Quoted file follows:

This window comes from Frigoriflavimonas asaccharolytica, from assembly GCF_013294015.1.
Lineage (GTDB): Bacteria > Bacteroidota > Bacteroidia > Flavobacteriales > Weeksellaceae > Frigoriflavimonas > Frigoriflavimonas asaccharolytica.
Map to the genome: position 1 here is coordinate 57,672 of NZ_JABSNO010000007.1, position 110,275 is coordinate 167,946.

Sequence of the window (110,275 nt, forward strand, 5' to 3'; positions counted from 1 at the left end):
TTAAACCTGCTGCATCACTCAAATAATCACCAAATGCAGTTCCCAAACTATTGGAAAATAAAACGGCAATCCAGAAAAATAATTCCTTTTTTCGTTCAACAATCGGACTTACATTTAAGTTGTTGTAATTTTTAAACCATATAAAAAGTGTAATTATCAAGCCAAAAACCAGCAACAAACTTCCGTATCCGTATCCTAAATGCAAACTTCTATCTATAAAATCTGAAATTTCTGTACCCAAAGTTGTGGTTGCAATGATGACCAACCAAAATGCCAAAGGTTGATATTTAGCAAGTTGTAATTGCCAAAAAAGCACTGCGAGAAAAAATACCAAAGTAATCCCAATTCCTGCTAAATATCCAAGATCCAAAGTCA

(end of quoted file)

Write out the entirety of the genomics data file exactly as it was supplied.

This window comes from Frigoriflavimonas asaccharolytica, from assembly GCF_013294015.1.
Lineage (GTDB): Bacteria > Bacteroidota > Bacteroidia > Flavobacteriales > Weeksellaceae > Frigoriflavimonas > Frigoriflavimonas asaccharolytica.
Map to the genome: position 1 here is coordinate 57,672 of NZ_JABSNO010000007.1, position 110,275 is coordinate 167,946.

Sequence of the window (110,275 nt, forward strand, 5' to 3'; positions counted from 1 at the left end):
TTAAACCTGCTGCATCACTCAAATAATCACCAAATGCAGTTCCCAAACTATTGGAAAATAAAACGGCAATCCAGAAAAATAATTCCTTTTTTCGTTCAACAATCGGACTTACATTTAAGTTGTTGTAATTTTTAAACCATATAAAAAGTGTAATTATCAAGCCAAAAACCAGCAACAAACTTCCGTATCCGTATCCTAAATGCAAACTTCTATCTATAAAATCTGAAATTTCTGTACCCAAAGTTGTGGTTGCAATGATGACCAACCAAAATGCCAAAGGTTGATATTTAGCAAGTTGTAATTGCCAAAAAAGCACTGCGAGAAAAAATACCAAAGTAATCCCAATTCCTGCTAAATATCCAAGATCCAAAGTCA